Mistake #2: Siding with the Distancer
Here you do join with the leaning-out partner’s reasons for leaving, but unfortunately don’t equally connect with the leaning-in partner’s passion to save the marriage. Trained as we are in sniffing out pathology, we often see good reasons why this marriage is on life support, and correctly note that it will take dedicated effort by two motivated people to turn things around. Since this motivation is lacking in one party, there’s no contract for couples therapy. This analysis pleases the leaning-out partner, but devastates the other partner. The therapist feels the rejected partner’s pain, but offers no hope, and even adds salt to the wound by reminding him or her that in a no-fault divorce state, it takes just one party to end a marriage. At the end of the session, there’s emotional blood on the floor, some of it inevitable, given the stakes, but some coming from the therapist’s mistake of siding with the bolter and bailing too soon on the believer’s hopes that the marriage can be saved.
I recall a couple in which the demoralized wife was stuck about whether to work on the marriage or move on with her life, and the husband got her to come to a couples session. At the end of the first session, I told them that I could do marriage counseling or divorce counseling, whichever they decided they wanted, but I needed a direction. The leaning-in husband was quietly agitated, the wife sullen. They couldn’t agree on a direction during the intervening week, and didn’t return. My need for immediate clarity trumped their need for time and help deciding on a direction. And I offered no hope. They’re on my short list of former clients I want to look up in the great therapy afterlife and say, “I’m sorry.”
Mistake #3: Doing Couples Sessions Only
This mistake doesn’t seem obvious. Why not just keep seeing the couple together and facilitate their communication in therapy about the decision about whether to split up or work on their marriage? For starters, each person has to decide independently whether to move toward divorce or work on the marriage; one can’t decide for the other, and “giving in” leads to nothing good. Whether to stay and work on the marriage is a personal decision best pursued in individual conversations with the two parties, along with carefully facilitated couple-level conversations. Doing traditional couples therapy invites too much risk and vulnerability if you invite the partners to share everything they think and feel in front of the other. In my experience, leaning-out spouses are reluctant to share how little sexual attraction they’ve felt for years, or how they doubt that they ever really loved their mate. Leaning-in spouses fear alienating the other even more if they vent their rage about being the fall guy or their humiliation about being cheated on. In addition, only seeing both partners together in the room can lead either to excruciating disclosures with little immediate chance for healing or to withholding and paralysis, after which someone announces that therapy isn’t working. I know a few therapists who can pull off this high-wire act, managing so much polarization and reactivity without losing either partner, but not many. I used to have my successes and failures with a couples-only approach, but have stopped because I discovered a less risky and more productive way to proceed.
The turning point for me was a workshop given by the prominent family therapist Betty Carter in the early 1990s. I heard her describe how she worked with polarized partners separately and together on their differing goals—working with one to clarify the feelings about divorce versus staying in the marriage, and working with the other to try to save the marriage—and how she shuttled back and forth between individual and joint conversations. Without her experience to rely on, I don’t know if I’d have been brave enough to try this approach. I wouldn’t have believed that couples would accept a counterintuitive way of helping two people with seemingly incompatible goals. In fact, however, couples accept it well—as long as they don’t have to sit there and listen to the other person agonize. Starting from Carter’s approach, I developed an informal way of working with mixed-agenda couples that I’ve used for nearly 20 years. It’s a protocol I call Discernment Counseling. Here’s the guts of the approach.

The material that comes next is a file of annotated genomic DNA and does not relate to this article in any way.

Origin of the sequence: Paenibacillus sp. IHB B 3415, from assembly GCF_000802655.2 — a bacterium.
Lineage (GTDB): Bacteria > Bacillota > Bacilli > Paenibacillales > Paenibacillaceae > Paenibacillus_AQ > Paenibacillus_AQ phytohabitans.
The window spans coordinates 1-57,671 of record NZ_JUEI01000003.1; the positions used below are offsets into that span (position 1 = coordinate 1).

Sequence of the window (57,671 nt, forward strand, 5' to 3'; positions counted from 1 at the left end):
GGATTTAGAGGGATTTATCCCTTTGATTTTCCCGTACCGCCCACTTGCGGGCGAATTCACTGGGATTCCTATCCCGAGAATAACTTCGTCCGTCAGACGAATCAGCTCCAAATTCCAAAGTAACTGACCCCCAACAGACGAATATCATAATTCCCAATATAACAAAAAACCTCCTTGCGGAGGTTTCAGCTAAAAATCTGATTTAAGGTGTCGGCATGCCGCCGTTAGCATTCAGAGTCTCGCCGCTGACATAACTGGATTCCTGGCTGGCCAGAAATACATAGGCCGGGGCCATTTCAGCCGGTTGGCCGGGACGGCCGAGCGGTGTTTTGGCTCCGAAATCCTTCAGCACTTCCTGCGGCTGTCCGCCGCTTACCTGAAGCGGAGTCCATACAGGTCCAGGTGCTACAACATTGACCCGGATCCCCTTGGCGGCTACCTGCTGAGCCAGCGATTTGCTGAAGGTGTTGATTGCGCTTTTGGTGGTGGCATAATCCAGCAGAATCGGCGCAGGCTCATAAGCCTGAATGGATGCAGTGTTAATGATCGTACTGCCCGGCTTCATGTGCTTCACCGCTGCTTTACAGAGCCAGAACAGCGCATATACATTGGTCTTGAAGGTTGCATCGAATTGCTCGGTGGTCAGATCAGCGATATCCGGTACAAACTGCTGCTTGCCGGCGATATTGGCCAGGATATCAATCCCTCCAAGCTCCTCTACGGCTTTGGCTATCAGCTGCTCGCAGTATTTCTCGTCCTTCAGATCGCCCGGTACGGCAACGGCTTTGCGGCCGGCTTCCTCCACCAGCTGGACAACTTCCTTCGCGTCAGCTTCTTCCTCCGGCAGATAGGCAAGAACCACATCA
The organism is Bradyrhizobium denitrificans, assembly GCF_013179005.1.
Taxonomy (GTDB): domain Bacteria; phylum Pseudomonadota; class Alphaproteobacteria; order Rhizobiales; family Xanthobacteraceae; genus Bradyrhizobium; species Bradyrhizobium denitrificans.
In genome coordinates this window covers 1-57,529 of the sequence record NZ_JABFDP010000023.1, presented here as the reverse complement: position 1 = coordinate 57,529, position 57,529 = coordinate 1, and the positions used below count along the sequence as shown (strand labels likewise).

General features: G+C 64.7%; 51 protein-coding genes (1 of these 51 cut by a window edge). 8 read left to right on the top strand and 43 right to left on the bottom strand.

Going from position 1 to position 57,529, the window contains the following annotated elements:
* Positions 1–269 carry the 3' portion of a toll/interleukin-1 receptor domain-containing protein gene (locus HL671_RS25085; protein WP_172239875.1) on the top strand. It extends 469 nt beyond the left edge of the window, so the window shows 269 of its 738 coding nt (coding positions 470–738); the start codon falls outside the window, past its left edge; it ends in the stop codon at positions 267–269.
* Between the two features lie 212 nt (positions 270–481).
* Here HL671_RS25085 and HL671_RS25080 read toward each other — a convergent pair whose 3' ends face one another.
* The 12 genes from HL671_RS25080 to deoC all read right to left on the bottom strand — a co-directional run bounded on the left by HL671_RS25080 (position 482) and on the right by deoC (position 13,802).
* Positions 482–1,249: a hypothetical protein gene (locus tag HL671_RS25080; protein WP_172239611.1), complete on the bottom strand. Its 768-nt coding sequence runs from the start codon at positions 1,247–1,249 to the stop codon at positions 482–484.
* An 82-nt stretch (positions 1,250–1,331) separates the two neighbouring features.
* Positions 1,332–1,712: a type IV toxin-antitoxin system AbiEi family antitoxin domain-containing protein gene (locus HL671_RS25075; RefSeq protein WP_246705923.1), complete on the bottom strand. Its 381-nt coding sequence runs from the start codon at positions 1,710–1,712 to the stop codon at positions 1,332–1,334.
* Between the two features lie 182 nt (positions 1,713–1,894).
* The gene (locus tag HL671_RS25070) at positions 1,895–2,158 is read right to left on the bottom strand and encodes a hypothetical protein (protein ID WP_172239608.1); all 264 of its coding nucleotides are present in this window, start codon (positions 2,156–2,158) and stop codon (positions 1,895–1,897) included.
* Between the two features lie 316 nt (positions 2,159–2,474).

Discernment in Theory
When one or both of the partners are reluctant to try to salvage the relationship in therapy, I propose this counseling as a short-term process with the goal of achieving greater clarity about whether to try to restore the marriage or to continue toward divorce. I don’t frame the immediate decision as whether to divorce or stay married for life, but whether to carve out a six-month period of all-out effort to restore the marriage to health, with divorce off the table during that time. At the end of six months, they can put the divorce decision back on the table, based on what they’ve learned about the possibility of successfully rebuilding their marriage.
Many experienced therapists use a similar approach of recommending a number of sessions of therapy before a final decision on the marriage. But I’ve learned to be cautious about a quick decision to try couples therapy from the leaning-out spouse; the result often is halfhearted therapy. Instead, I suggest slowing down and spending time (up to five sessions if necessary) to explore which path to take. I want to avoid both precipitous decisions to divorce and precipitous decisions to try reconciliation.
A central strategy of this work is that although the couple comes in together each time, most of the work goes on in separate conversations with each spouse. In the first 40 minutes of the initial session, I see them together and get both their stories and perspectives on the marriage. After asking what they hope to get from seeing me, I inquire about their divorce narratives (how they got to this point), their repair narratives (how they tried to solve their problems and what outside help they sought), and a question about the best of times in their relationship history. I then spend more than an hour seeing each of them separately. During that time, I focus on each one’s agenda (leaving or saving the marriage, along with other agendas) and try to open up a deeper understanding of each one’s contributions to the marital dynamics and areas of potential change. At the end of each individual conversation, I help the partner prepare a summary to be shared with the other partner at the end of the session.